Josh is in the building. More specifically, in art teacher Tonya Woods’ classroom.
The Thornapple Area Enrichment Foundation approved a grant request last spring so students have an anatomically correct reference for how the bones connect, their shapes and positioning. Students can also inspect how joints are formed and how they move, Woods said.
“Bones are traditionally used for shading and composition lessons and are a tool to work up to figure drawing,” Woods said. “We’re using this skeleton to learn about the human structure and how to draw people.”
In addition to being a model for the high school art class, the skeleton, named “Josh” by students, inspired a recent field trip to see the Bodies Revealed exhibit at the Grand Rapids Public Museum, and lessons on human anatomy throughout the district.
Senior Kaylyn Beard was so inspired by the introduction of the skeleton to her classroom that she decided to develop an independent study for next semester around the topic of anatomy and physiology of animals and humans.
The independent study will coincide with Kaylyn’s dual enrollment classes at Grand Rapids Community College.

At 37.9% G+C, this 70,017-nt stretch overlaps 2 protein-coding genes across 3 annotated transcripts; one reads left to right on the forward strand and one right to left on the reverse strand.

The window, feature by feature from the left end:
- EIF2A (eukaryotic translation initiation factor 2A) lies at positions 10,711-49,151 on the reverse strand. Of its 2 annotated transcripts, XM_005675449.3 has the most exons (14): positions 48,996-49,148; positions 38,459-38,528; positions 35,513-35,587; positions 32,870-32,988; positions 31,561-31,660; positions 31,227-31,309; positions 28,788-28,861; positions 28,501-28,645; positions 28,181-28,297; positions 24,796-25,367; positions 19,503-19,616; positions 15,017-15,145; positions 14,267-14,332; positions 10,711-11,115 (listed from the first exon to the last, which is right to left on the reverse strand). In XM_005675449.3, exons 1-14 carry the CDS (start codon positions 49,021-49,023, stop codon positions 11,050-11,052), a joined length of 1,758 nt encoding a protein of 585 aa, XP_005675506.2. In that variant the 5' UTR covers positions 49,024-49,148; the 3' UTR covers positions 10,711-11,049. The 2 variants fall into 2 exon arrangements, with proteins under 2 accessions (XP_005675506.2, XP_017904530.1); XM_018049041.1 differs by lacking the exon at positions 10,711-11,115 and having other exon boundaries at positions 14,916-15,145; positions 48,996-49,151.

“I find myself very interested in how life functions at a molecular level, as well as at a much larger scale,” Kaylyn said. “In addition to loving biology, I’ve always had an affinity for art. It’s always been a tool to help manage my energy, and it keeps me focused on what’s being taught.”
Having an accurate model of a human skeleton in the classroom is a unique opportunity for Thornapple Kellogg students, Kaylyn said.
“Having a reference is essential in art, or else you’re left floundering and guessing,” she said. “It helps us quantify the human form and better convey it through artwork, and get a better understanding of ourselves on a structural level.”
Previously, the art department borrowed a different skeleton from the biology department.
“Luckily we had staff that was willing to share, but it was not ideal,” Woods said. “This allows us to use the skeleton more often, for more projects.”
She thinks the art department’s use of the skeleton model will evolve, and is thankful for the grant funding. “Art is often a quiet talent that isn’t in the headlines as much,” she said. “The support from our community is imperative.”